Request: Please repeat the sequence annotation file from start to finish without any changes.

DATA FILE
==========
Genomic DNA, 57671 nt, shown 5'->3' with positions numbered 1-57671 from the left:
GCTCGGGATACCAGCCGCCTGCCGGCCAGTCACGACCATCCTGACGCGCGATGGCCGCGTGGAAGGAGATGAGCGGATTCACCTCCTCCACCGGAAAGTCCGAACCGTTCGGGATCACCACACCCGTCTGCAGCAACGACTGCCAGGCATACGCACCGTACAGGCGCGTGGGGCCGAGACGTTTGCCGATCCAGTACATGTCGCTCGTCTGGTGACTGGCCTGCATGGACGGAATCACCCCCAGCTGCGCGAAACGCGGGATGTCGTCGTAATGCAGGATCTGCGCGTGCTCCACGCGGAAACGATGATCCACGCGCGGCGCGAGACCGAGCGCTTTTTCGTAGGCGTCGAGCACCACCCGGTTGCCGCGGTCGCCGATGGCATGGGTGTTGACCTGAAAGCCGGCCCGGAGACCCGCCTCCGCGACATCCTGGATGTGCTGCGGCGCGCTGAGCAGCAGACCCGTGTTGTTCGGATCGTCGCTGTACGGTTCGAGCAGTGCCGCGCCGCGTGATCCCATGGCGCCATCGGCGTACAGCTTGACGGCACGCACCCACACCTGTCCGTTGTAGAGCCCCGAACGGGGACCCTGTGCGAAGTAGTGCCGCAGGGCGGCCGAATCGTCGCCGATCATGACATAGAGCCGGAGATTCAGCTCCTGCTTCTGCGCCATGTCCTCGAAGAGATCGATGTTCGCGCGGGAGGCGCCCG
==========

Genomic DNA, 57671 nt, shown 5'->3' with positions numbered 1-57671 from the left:
GCTCGGGATACCAGCCGCCTGCCGGCCAGTCACGACCATCCTGACGCGCGATGGCCGCGTGGAAGGAGATGAGCGGATTCACCTCCTCCACCGGAAAGTCCGAACCGTTCGGGATCACCACACCCGTCTGCAGCAACGACTGCCAGGCATACGCACCGTACAGGCGCGTGGGGCCGAGACGTTTGCCGATCCAGTACATGTCGCTCGTCTGGTGACTGGCCTGCATGGACGGAATCACCCCCAGCTGCGCGAAACGCGGGATGTCGTCGTAATGCAGGATCTGCGCGTGCTCCACGCGGAAACGATGATCCACGCGCGGCGCGAGACCGAGCGCTTTTTCGTAGGCGTCGAGCACCACCCGGTTGCCGCGGTCGCCGATGGCATGGGTGTTGACCTGAAAGCCGGCCCGGAGACCCGCCTCCGCGACATCCTGGATGTGCTGCGGCGCGCTGAGCAGCAGACCCGTGTTGTTCGGATCGTCGCTGTACGGTTCGAGCAGTGCCGCGCCGCGTGATCCCATGGCGCCATCGGCGTACAGCTTGACGGCACGCACCCACACCTGTCCGTTGTAGAGCCCCGAACGGGGACCCTGTGCGAAGTAGTGCCGCAGGGCGGCCGAATCGTCGCCGATCATGACATAGAGCCGGAGATTCAGCTCCTGCTTCTGCGCCATGTCCTCGAAGAGATCGATGTTCGCGCGGGAGGCGCCCG